• Save on prescription drug costs. You can reduce these costs in several ways. First, ask your heath care provider if you could substitute a generic medication for the brand-name drug you are taking. Generic medications often have the same active ingredients as brand-name medications but cost much less. Finally, if you get your drugs from a pharmacy, shop for the best prices. You may find big differences in prices for the same drug at different pharmacies in your community. And find out if you could save still more by getting a prescription drug discount card.
  • Review your insurance policies. Think about whether it would make sense to have higher deductibles on your car or homeowners' or other insurance. If so, you might be able to save hundreds of dollars a year on your policies.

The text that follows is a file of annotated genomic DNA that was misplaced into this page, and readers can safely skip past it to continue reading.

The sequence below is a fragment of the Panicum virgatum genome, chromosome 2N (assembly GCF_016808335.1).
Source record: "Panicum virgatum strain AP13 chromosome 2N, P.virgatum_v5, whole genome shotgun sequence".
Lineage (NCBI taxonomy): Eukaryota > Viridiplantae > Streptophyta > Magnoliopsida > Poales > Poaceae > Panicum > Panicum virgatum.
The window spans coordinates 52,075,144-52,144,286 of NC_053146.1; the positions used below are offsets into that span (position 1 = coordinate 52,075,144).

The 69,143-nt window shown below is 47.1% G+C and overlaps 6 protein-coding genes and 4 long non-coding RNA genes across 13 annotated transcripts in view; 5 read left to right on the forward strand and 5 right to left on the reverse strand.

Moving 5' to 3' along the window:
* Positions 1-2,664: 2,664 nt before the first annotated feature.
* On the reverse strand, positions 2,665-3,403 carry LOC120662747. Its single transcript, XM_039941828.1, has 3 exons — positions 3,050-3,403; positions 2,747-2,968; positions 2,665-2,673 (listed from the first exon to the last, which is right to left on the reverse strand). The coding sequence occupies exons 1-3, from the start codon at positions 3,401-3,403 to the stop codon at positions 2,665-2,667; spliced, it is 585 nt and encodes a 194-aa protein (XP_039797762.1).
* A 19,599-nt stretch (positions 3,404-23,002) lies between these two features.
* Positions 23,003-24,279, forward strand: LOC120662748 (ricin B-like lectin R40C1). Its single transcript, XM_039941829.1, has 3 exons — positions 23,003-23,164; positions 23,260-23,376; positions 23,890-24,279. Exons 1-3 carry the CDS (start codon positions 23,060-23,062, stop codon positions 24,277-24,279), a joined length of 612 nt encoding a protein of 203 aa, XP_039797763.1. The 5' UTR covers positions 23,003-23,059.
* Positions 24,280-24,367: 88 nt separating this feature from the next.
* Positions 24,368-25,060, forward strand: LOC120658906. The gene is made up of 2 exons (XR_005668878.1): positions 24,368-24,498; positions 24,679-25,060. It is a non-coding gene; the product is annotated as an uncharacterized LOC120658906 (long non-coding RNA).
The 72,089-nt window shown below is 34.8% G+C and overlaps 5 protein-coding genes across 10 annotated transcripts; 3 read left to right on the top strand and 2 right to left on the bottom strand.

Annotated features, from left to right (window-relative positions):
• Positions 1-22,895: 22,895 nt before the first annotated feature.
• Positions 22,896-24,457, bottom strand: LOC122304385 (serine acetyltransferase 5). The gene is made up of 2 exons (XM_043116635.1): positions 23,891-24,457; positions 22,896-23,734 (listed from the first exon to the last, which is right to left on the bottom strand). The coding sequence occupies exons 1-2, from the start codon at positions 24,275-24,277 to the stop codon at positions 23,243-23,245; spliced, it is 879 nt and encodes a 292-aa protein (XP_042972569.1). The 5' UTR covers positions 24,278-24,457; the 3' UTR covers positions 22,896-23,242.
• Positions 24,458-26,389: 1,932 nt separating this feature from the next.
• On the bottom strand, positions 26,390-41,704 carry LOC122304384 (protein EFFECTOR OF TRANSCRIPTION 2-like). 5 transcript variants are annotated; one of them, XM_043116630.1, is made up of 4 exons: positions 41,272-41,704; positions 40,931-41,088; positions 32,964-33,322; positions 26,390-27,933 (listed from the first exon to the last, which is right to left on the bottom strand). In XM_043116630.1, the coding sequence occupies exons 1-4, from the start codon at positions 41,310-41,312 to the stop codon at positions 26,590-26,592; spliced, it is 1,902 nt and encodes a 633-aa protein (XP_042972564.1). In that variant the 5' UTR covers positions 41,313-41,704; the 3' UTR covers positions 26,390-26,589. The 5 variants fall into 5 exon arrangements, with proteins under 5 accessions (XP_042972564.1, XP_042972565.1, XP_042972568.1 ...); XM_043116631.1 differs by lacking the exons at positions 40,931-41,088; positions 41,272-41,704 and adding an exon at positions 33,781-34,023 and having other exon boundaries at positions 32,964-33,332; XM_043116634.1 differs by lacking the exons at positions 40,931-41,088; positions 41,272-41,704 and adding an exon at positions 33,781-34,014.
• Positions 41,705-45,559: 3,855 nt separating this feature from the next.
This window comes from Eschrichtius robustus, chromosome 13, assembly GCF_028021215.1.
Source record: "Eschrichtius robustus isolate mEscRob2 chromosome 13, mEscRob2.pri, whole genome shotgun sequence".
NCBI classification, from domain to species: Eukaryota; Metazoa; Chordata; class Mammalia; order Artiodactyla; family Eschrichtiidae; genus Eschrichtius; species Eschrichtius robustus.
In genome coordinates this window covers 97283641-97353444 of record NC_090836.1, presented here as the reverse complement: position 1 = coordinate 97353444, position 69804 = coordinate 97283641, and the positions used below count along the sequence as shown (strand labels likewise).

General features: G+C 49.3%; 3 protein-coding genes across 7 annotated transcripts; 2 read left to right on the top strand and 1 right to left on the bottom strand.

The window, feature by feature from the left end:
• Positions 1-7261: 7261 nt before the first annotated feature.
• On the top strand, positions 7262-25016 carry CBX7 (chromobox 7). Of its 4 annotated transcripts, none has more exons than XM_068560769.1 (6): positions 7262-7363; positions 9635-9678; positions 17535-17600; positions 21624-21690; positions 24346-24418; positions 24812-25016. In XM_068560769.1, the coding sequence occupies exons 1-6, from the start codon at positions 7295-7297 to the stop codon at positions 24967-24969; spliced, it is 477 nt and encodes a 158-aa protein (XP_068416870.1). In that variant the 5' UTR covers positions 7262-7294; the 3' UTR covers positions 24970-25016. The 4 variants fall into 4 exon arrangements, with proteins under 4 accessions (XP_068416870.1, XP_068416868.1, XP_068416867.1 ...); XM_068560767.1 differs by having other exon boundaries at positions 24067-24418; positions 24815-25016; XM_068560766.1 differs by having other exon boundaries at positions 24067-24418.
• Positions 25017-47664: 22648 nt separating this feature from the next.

• Cut back on shopping. Stay away from stores, catalogues, malls, and your favourite Internet shopping sites until you've paid off your debt or met your goals for reducing your expenses. Or figure out if you could save money by joining a buying club that offers discounts if you pay a small annual fee.

Saving more for the future

The best way to save more for retirement depends on your needs and goals. What's important is to put as much money aside as possible into savings programs or plans, month in and month out, until your retirement. Choose the plan that's right for you. Here are some options:

  • RRSP retirement savings programs. A RRSP plan is a retirement savings program which can be set up with some employers that lets you set aside a percentage of your pay. RRSP's can also be set up through a financial institution.
  • Pensions. Pensions are retirement plans set up by an employer for employees. Employees receive money from the plan in regular instalments after they retire.